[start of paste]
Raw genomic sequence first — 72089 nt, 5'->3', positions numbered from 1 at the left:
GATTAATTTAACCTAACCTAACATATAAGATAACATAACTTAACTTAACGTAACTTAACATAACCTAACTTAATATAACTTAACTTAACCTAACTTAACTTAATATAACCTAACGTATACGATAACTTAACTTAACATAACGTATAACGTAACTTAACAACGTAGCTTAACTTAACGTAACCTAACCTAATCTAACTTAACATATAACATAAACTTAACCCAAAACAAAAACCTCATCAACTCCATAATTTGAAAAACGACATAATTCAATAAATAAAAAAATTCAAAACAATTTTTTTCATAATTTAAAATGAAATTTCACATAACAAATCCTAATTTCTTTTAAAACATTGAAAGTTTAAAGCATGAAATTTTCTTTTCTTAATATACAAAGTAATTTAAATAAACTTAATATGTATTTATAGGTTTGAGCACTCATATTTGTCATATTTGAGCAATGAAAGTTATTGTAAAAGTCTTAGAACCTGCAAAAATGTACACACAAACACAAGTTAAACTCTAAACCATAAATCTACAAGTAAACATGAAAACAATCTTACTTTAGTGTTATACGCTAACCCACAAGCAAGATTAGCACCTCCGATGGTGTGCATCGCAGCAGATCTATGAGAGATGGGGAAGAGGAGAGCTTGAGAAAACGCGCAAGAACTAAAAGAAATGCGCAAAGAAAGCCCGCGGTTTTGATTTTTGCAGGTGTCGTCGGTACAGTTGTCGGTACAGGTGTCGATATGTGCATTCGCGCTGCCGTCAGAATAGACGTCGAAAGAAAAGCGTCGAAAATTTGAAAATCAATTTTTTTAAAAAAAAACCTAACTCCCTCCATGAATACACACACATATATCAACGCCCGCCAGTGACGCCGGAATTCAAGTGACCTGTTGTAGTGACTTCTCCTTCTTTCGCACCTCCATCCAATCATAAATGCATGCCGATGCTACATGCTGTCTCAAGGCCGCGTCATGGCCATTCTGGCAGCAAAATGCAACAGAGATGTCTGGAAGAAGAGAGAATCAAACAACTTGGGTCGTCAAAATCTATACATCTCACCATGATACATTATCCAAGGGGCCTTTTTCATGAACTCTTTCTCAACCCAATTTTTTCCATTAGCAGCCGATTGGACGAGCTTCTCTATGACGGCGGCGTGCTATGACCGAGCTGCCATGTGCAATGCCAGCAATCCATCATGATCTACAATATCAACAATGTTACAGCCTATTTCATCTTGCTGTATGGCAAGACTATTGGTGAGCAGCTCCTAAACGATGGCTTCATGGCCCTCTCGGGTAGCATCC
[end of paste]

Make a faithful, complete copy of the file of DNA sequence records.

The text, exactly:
Raw genomic sequence first — 72089 nt, 5'->3', positions numbered from 1 at the left:
GATTAATTTAACCTAACCTAACATATAAGATAACATAACTTAACTTAACGTAACTTAACATAACCTAACTTAATATAACTTAACTTAACCTAACTTAACTTAATATAACCTAACGTATACGATAACTTAACTTAACATAACGTATAACGTAACTTAACAACGTAGCTTAACTTAACGTAACCTAACCTAATCTAACTTAACATATAACATAAACTTAACCCAAAACAAAAACCTCATCAACTCCATAATTTGAAAAACGACATAATTCAATAAATAAAAAAATTCAAAACAATTTTTTTCATAATTTAAAATGAAATTTCACATAACAAATCCTAATTTCTTTTAAAACATTGAAAGTTTAAAGCATGAAATTTTCTTTTCTTAATATACAAAGTAATTTAAATAAACTTAATATGTATTTATAGGTTTGAGCACTCATATTTGTCATATTTGAGCAATGAAAGTTATTGTAAAAGTCTTAGAACCTGCAAAAATGTACACACAAACACAAGTTAAACTCTAAACCATAAATCTACAAGTAAACATGAAAACAATCTTACTTTAGTGTTATACGCTAACCCACAAGCAAGATTAGCACCTCCGATGGTGTGCATCGCAGCAGATCTATGAGAGATGGGGAAGAGGAGAGCTTGAGAAAACGCGCAAGAACTAAAAGAAATGCGCAAAGAAAGCCCGCGGTTTTGATTTTTGCAGGTGTCGTCGGTACAGTTGTCGGTACAGGTGTCGATATGTGCATTCGCGCTGCCGTCAGAATAGACGTCGAAAGAAAAGCGTCGAAAATTTGAAAATCAATTTTTTTAAAAAAAAACCTAACTCCCTCCATGAATACACACACATATATCAACGCCCGCCAGTGACGCCGGAATTCAAGTGACCTGTTGTAGTGACTTCTCCTTCTTTCGCACCTCCATCCAATCATAAATGCATGCCGATGCTACATGCTGTCTCAAGGCCGCGTCATGGCCATTCTGGCAGCAAAATGCAACAGAGATGTCTGGAAGAAGAGAGAATCAAACAACTTGGGTCGTCAAAATCTATACATCTCACCATGATACATTATCCAAGGGGCCTTTTTCATGAACTCTTTCTCAACCCAATTTTTTCCATTAGCAGCCGATTGGACGAGCTTCTCTATGACGGCGGCGTGCTATGACCGAGCTGCCATGTGCAATGCCAGCAATCCATCATGATCTACAATATCAACAATGTTACAGCCTATTTCATCTTGCTGTATGGCAAGACTATTGGTGAGCAGCTCCTAAACGATGGCTTCATGGCCCTCTCGGGTAGCATCC